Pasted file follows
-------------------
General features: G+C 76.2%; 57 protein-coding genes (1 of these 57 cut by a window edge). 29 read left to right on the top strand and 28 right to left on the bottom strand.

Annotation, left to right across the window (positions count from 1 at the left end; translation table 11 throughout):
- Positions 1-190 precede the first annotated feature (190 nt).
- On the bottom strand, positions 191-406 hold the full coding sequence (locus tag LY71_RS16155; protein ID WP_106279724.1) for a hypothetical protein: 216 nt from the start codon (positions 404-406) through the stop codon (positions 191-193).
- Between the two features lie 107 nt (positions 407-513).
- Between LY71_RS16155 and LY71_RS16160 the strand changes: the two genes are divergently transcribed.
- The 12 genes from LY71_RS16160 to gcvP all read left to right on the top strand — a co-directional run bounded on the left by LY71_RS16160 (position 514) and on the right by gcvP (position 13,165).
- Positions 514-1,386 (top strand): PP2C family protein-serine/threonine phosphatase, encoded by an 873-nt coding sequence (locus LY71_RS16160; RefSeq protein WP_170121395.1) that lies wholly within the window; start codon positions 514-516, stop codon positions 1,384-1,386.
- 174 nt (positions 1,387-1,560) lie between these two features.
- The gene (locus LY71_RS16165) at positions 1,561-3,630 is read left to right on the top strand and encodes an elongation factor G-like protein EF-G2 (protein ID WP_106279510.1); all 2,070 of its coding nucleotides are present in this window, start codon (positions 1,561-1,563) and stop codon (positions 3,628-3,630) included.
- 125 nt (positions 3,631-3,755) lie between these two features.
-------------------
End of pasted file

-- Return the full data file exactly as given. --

General features: G+C 76.2%; 57 protein-coding genes (1 of these 57 cut by a window edge). 29 read left to right on the top strand and 28 right to left on the bottom strand.

Annotation, left to right across the window (positions count from 1 at the left end; translation table 11 throughout):
- Positions 1-190 precede the first annotated feature (190 nt).
- On the bottom strand, positions 191-406 hold the full coding sequence (locus tag LY71_RS16155; protein ID WP_106279724.1) for a hypothetical protein: 216 nt from the start codon (positions 404-406) through the stop codon (positions 191-193).
- Between the two features lie 107 nt (positions 407-513).
- Between LY71_RS16155 and LY71_RS16160 the strand changes: the two genes are divergently transcribed.
- The 12 genes from LY71_RS16160 to gcvP all read left to right on the top strand — a co-directional run bounded on the left by LY71_RS16160 (position 514) and on the right by gcvP (position 13,165).
- Positions 514-1,386 (top strand): PP2C family protein-serine/threonine phosphatase, encoded by an 873-nt coding sequence (locus LY71_RS16160; RefSeq protein WP_170121395.1) that lies wholly within the window; start codon positions 514-516, stop codon positions 1,384-1,386.
- 174 nt (positions 1,387-1,560) lie between these two features.
- The gene (locus LY71_RS16165) at positions 1,561-3,630 is read left to right on the top strand and encodes an elongation factor G-like protein EF-G2 (protein ID WP_106279510.1); all 2,070 of its coding nucleotides are present in this window, start codon (positions 1,561-1,563) and stop codon (positions 3,628-3,630) included.
- 125 nt (positions 3,631-3,755) lie between these two features.